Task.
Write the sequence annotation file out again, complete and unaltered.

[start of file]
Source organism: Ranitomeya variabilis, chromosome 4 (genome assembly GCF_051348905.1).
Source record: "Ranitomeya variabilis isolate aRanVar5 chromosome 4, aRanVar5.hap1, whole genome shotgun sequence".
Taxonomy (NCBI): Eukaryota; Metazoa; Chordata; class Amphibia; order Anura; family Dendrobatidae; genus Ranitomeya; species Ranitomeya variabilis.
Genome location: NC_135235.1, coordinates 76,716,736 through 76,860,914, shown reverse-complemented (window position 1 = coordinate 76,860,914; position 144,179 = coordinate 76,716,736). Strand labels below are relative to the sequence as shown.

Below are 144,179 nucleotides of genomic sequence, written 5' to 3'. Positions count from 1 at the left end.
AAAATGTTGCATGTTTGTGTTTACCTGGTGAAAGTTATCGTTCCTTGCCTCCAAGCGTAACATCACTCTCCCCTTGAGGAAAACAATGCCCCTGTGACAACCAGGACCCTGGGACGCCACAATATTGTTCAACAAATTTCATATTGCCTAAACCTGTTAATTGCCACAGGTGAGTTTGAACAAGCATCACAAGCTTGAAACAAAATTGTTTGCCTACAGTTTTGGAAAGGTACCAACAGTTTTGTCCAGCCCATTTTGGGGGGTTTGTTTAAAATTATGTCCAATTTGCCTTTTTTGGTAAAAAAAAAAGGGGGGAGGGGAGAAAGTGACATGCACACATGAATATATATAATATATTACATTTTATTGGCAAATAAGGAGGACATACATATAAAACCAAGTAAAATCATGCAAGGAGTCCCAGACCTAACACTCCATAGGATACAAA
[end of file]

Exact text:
Source organism: Ranitomeya variabilis, chromosome 4 (genome assembly GCF_051348905.1).
Source record: "Ranitomeya variabilis isolate aRanVar5 chromosome 4, aRanVar5.hap1, whole genome shotgun sequence".
Taxonomy (NCBI): Eukaryota; Metazoa; Chordata; class Amphibia; order Anura; family Dendrobatidae; genus Ranitomeya; species Ranitomeya variabilis.
Genome location: NC_135235.1, coordinates 76,716,736 through 76,860,914, shown reverse-complemented (window position 1 = coordinate 76,860,914; position 144,179 = coordinate 76,716,736). Strand labels below are relative to the sequence as shown.

Below are 144,179 nucleotides of genomic sequence, written 5' to 3'. Positions count from 1 at the left end.
AAAATGTTGCATGTTTGTGTTTACCTGGTGAAAGTTATCGTTCCTTGCCTCCAAGCGTAACATCACTCTCCCCTTGAGGAAAACAATGCCCCTGTGACAACCAGGACCCTGGGACGCCACAATATTGTTCAACAAATTTCATATTGCCTAAACCTGTTAATTGCCACAGGTGAGTTTGAACAAGCATCACAAGCTTGAAACAAAATTGTTTGCCTACAGTTTTGGAAAGGTACCAACAGTTTTGTCCAGCCCATTTTGGGGGGTTTGTTTAAAATTATGTCCAATTTGCCTTTTTTGGTAAAAAAAAAAGGGGGGAGGGGAGAAAGTGACATGCACACATGAATATATATAATATATTACATTTTATTGGCAAATAAGGAGGACATACATATAAAACCAAGTAAAATCATGCAAGGAGTCCCAGACCTAACACTCCATAGGATACAAA